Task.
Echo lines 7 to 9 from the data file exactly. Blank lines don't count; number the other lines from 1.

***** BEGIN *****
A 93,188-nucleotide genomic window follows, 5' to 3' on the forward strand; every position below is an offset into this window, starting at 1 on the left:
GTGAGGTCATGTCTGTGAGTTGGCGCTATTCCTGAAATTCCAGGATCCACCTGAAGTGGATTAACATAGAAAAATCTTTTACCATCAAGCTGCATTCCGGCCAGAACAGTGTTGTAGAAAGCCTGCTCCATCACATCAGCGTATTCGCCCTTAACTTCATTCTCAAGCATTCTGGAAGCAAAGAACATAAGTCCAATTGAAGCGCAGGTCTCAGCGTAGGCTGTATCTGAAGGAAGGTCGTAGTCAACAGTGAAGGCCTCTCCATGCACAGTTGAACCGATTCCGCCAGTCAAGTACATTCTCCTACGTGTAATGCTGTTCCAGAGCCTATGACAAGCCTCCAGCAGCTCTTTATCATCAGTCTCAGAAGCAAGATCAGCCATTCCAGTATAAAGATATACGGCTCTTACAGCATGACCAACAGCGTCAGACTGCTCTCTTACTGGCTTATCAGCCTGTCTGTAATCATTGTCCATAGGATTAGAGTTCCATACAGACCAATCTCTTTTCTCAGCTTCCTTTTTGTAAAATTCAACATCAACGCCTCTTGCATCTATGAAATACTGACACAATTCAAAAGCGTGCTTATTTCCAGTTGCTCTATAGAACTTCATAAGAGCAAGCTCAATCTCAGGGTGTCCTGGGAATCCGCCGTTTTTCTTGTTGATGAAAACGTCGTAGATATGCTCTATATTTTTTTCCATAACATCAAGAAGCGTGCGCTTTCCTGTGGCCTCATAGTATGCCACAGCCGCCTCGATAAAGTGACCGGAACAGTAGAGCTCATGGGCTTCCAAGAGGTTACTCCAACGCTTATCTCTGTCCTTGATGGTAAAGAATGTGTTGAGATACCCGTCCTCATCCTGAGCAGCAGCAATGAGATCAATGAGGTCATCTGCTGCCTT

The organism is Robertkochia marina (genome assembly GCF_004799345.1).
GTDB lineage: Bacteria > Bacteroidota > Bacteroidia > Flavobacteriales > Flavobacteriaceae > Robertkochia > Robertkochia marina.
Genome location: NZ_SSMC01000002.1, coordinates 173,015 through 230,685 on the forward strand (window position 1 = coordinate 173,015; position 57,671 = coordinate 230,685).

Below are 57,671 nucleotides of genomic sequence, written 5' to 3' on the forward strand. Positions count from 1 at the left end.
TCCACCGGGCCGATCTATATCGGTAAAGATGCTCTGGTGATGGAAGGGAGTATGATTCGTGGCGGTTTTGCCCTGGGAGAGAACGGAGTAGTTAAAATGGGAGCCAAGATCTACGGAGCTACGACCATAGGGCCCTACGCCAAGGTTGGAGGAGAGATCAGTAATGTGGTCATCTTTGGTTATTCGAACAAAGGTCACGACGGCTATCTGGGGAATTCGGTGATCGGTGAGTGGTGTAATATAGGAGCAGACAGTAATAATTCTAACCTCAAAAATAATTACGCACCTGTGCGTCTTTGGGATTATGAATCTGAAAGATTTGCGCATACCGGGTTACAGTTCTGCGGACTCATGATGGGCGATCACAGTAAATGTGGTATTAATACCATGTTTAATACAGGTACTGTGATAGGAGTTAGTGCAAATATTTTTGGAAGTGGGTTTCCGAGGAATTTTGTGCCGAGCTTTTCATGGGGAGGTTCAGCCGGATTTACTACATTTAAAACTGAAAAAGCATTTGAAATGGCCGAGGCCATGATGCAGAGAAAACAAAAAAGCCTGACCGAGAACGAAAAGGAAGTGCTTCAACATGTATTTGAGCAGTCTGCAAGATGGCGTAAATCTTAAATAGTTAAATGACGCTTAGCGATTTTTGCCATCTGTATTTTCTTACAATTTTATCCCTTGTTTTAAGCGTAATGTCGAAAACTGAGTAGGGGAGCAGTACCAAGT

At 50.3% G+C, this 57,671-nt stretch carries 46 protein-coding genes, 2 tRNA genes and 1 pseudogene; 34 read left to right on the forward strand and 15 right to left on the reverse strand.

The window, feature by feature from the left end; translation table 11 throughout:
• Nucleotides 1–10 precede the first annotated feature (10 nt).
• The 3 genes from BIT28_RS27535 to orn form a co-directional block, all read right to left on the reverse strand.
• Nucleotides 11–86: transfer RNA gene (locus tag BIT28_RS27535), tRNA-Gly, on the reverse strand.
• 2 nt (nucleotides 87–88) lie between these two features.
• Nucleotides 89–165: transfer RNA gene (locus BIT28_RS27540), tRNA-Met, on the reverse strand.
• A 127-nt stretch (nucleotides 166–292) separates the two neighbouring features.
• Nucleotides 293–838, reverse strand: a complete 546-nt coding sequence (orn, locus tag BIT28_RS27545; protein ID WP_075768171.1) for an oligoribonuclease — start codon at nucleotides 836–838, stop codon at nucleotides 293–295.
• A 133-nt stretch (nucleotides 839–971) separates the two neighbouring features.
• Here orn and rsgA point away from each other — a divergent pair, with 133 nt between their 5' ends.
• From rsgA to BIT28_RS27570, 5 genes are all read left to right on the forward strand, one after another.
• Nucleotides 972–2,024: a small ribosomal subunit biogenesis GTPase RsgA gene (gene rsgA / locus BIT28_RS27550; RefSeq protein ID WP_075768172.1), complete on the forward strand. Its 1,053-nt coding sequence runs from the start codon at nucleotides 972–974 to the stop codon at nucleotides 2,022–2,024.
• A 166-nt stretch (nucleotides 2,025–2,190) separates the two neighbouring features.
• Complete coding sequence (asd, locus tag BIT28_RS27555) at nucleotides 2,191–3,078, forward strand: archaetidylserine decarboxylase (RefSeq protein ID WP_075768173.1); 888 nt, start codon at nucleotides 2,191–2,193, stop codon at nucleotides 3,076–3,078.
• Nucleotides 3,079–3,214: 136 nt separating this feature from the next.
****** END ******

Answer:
TCCACCGGGCCGATCTATATCGGTAAAGATGCTCTGGTGATGGAAGGGAGTATGATTCGTGGCGGTTTTGCCCTGGGAGAGAACGGAGTAGTTAAAATGGGAGCCAAGATCTACGGAGCTACGACCATAGGGCCCTACGCCAAGGTTGGAGGAGAGATCAGTAATGTGGTCATCTTTGGTTATTCGAACAAAGGTCACGACGGCTATCTGGGGAATTCGGTGATCGGTGAGTGGTGTAATATAGGAGCAGACAGTAATAATTCTAACCTCAAAAATAATTACGCACCTGTGCGTCTTTGGGATTATGAATCTGAAAGATTTGCGCATACCGGGTTACAGTTCTGCGGACTCATGATGGGCGATCACAGTAAATGTGGTATTAATACCATGTTTAATACAGGTACTGTGATAGGAGTTAGTGCAAATATTTTTGGAAGTGGGTTTCCGAGGAATTTTGTGCCGAGCTTTTCATGGGGAGGTTCAGCCGGATTTACTACATTTAAAACTGAAAAAGCATTTGAAATGGCCGAGGCCATGATGCAGAGAAAACAAAAAAGCCTGACCGAGAACGAAAAGGAAGTGCTTCAACATGTATTTGAGCAGTCTGCAAGATGGCGTAAATCTTAAATAGTTAAATGACGCTTAGCGATTTTTGCCATCTGTATTTTCTTACAATTTTATCCCTTGTTTTAAGCGTAATGTCGAAAACTGAGTAGGGGAGCAGTACCAAGT

At 50.3% G+C, this 57,671-nt stretch carries 46 protein-coding genes, 2 tRNA genes and 1 pseudogene; 34 read left to right on the forward strand and 15 right to left on the reverse strand.

The window, feature by feature from the left end; translation table 11 throughout: